Your case has captured the world. I’m just sad it had to be because you had to end up being a domestic abuse statistic. It should have been prevented and averted.
I’m sorry that the police didn’t see the real signs and save you. You were so distressed and upset, while Brian was being all cocky and chatty with the police. There was no real concern coming from Brian that you we’re having an anxiety attack of sorts.
My personal observation from watching the police body cam footage was disturbing. Being condescending towards a woman in true distress is infuriating. Gabby was petrified and her distress seemed to be played down instead of being taken seriously. A little spat wouldn’t have someone being as upset as Gabby was. If she was the true aggressor in the fight with Brian she would have been angry I’d think, but no she was extremely upset.
Your case has brought to mind that abuse is not merely something that can be physical. It can be emotional, psychological, financial and spiritual. Culturally we just think of it as being physical. How many are out there, both men and women, who are being psychologically and emotionally abused? No, physical signs that show red flags. This abuse can seem invisible unless someone is brave to speak up.
I hope your case will open the door to more conversations about DV and how as a society we can become more aware of the signs. You won’t have died in vain. Thankful your parents are working to help others escape it.
True crime can be fascinating and disturbing. In, She’s So Cold, criminal defense attorney, Don E.McInnis delves into the murder case of Stephanie Crowe.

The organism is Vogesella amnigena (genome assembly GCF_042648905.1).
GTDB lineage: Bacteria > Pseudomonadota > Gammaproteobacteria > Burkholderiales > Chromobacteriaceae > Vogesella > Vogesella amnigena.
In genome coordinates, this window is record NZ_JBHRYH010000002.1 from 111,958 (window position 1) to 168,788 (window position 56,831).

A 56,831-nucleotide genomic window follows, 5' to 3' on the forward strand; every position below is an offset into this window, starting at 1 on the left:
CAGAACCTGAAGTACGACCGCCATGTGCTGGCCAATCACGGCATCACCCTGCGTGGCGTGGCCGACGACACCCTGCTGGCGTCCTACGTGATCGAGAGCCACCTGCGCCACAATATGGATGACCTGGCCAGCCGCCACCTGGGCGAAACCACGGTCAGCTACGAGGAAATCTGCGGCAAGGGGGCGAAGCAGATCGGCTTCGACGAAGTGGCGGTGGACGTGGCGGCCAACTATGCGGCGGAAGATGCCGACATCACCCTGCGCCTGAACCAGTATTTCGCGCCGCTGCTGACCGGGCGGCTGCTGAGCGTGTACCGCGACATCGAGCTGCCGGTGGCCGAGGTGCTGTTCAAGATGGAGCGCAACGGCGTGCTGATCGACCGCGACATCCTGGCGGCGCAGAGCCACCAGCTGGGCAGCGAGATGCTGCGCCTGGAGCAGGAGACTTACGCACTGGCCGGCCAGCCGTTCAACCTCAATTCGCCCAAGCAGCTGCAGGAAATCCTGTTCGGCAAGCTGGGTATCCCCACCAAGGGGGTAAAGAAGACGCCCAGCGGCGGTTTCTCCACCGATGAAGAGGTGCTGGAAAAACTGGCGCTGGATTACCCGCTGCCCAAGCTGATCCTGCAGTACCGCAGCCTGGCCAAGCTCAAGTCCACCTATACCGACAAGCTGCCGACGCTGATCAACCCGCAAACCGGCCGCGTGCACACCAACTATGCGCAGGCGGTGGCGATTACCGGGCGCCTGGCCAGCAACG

This murder case is intense. This book goes over the interrogations of Stephanie’s brother Michael and his two friends Aaron and Joshua. I can’t fathom being fourteen and being grilled for hours. I’m a wuss when I get my dad asking questions let alone being grilled by the police, etc. All because Michael didn’t act as openly upset the day his sister is found murdered. Due to this he’s seen by police as potential suspect.
I received my complimentary copy of She’s So Cold by Donald E. McInnis from J & E Publications, care of FSB Associates. The views are mine and of my own will.
What would you do if you were falsely accused to being involved in illegal activity your spouse was involved in? Anaite Alvarado experienced just this in 2015 when she gets arrested in Guatemala. Anaite has dual USA citizenship since her parents are Guatemalan. Her husband, at the time, had only the previous year advised her of some financial trouble he was in. She was not involved whatsoever.
Anaite is whisked away by the police one morning after her children are sent off to school. I can’t imagine the trauma of being taken away without being able to warn your children of what is going to happen. Her memoir, Still Standing, is her journey being stuck in prison and waiting to be freed. Anaite’s account of prison life is intense, sobering, and educational. Her time in there shows how humane inmates are and how they help each other stay sane through their friendships and generosity in sharing what little they have.